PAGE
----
Explore the famous speech “All the World’s a Stage” from Shakespeare’s play As You Like It. In this interactive tutorial, you’ll analyze an extended metaphor within the speech and how it contributes to the speech’s meaning.

Type: Original Student Tutorial

Inside My Mind: Narrator Perspective:

Explore how an author develops the point of view of a narrating character through the incredible story of Melody, a girl who cannot speak. In this interactive tutorial, we'll read excerpts from the award-winning novel Out of My Mind by Sharon Draper.

Type: Original Student Tutorial

In the Driver's Seat: Character Interactions in Little Women:

Study excerpts from the classic American novel Little Women by Louisa May Alcott in this interactive English Language Arts tutorial. Using excerpts from chapter eight of Little Women, you'll identify key characters and their actions. You'll also explain how interactions between characters contributes to the development of the plot. 

Type: Original Student Tutorial

Words Take Root: Learning New Vocabulary:

Learn about Greek and Latin roots (anti, capit, bene, bon, and mal) and 12 modern words that feature those roots. In this interactive tutorial, you'll practice using these words and hopefully add them to your vocabulary!

Type: Original Student Tutorial

Rooting Out Words: Learning New Vocabulary:

Learn about ancient Latin roots — Ante, Post, Scrib, and Script — and practice using twelve modern words connected with these roots to build your vocabulary in this interactive tutorial.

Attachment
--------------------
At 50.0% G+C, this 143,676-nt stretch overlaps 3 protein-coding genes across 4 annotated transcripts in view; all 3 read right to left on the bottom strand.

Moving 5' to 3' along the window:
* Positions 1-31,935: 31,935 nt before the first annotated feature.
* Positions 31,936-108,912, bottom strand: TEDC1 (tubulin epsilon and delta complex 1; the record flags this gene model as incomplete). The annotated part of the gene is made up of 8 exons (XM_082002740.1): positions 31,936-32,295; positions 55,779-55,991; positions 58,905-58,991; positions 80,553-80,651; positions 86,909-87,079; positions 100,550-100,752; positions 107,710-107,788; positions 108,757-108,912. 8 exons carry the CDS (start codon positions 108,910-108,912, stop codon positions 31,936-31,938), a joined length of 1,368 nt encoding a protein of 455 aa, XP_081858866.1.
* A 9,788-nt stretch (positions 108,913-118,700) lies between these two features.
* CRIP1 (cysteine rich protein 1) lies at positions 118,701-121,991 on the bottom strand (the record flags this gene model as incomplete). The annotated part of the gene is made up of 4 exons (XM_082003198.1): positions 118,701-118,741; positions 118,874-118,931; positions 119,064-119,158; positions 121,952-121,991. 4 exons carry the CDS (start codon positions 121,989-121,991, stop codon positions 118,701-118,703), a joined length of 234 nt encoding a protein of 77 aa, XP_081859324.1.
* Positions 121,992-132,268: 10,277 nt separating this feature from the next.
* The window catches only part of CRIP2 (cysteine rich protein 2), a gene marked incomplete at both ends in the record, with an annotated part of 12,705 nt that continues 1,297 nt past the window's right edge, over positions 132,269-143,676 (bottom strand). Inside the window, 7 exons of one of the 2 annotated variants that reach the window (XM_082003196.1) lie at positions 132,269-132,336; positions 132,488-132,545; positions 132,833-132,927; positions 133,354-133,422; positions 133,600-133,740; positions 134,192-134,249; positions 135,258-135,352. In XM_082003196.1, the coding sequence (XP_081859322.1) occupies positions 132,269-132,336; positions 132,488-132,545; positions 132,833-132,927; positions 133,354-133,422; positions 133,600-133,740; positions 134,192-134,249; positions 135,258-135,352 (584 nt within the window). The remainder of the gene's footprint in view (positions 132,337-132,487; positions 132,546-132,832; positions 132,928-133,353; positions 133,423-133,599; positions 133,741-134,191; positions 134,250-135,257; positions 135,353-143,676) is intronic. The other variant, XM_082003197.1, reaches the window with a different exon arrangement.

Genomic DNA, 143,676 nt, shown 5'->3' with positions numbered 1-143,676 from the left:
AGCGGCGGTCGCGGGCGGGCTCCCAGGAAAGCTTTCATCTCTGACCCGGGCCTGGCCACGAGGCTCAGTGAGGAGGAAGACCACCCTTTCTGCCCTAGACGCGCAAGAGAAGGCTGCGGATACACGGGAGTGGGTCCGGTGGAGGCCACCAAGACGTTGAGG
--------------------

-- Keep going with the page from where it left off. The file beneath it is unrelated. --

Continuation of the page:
Type: Original Student Tutorial

How Form Contributes to Meaning in Shakespeare’s "Sonnet 18":

Explore the form and meaning of William Shakespeare's “Sonnet 18.”  In this interactive tutorial, you’ll examine how specific words and phrases contribute to meaning in the sonnet, select the features of a Shakespearean sonnet in the poem, identify the solution to a problem, and explain how the form of a Shakespearean sonnet contributes to the meaning of "Sonnet 18."

Type: Original Student Tutorial

Getting at the Roots of Language: Learning New Vocabulary:

Learn about three roots from ancient Latin and Greek — Per, Seque, and Mis — and practice using twelve modern words connected with these roots to build your vocabulary in this interactive tutorial.

Type: Original Student Tutorial

Word Scholar: Using Context Clues:

Identify and apply context clues, including synonyms, antonyms, and inferences, to determine the meaning of unfamiliar words in passages about the life of Frederick Douglass with this interactive tutorial. 

Type: Original Student Tutorial

The Root of the Matter: Learning New Vocabulary:

Learn about five roots from ancient Latin and Greek—frag, fract, cret, syn, and sym—and practice using twelve modern words connected with these roots to build your vocabulary in this interactive tutorial.

Type: Original Student Tutorial

Know Your Roots: Learning New Vocabulary:

Learn about 3 Latin roots (Am, Ab, and Ad) and 12 new words that feature those roots. In this interactive tutorial, you'll make some interesting language connections and hopefully add some new words to your vocabulary!  

Type: Original Student Tutorial

Analyzing Setting, Plot, & Character Development in “To Build a Fire”:

Learn to analyze the interaction among setting, character development, and plot using the classic short story "To Build a Fire." Examine how a story's setting frames the events of the entire story with this interactive tutorial.

Type: Original Student Tutorial

Ring the Bell: Paraphrase Like a Champion:

Learn to paraphrase grade-level content in this boxing-themed tutorial. 

Type: Original Student Tutorial

Paraphrase Pioneers:

Learn to paraphrase grade-level content in this tutorial that includes passages about some of America's most notable pioneers.

Type: Original Student Tutorial

Understanding Plot: Part 2:

In the second part of this 2-part tutorial series, you'll analyze the plot of Cinderella in order to review the parts of the plot diagram. 

Make sure to complete Part One before beginning Part Two. Click HERE to launch "Understanding Plot: Part One."

Type: Original Student Tutorial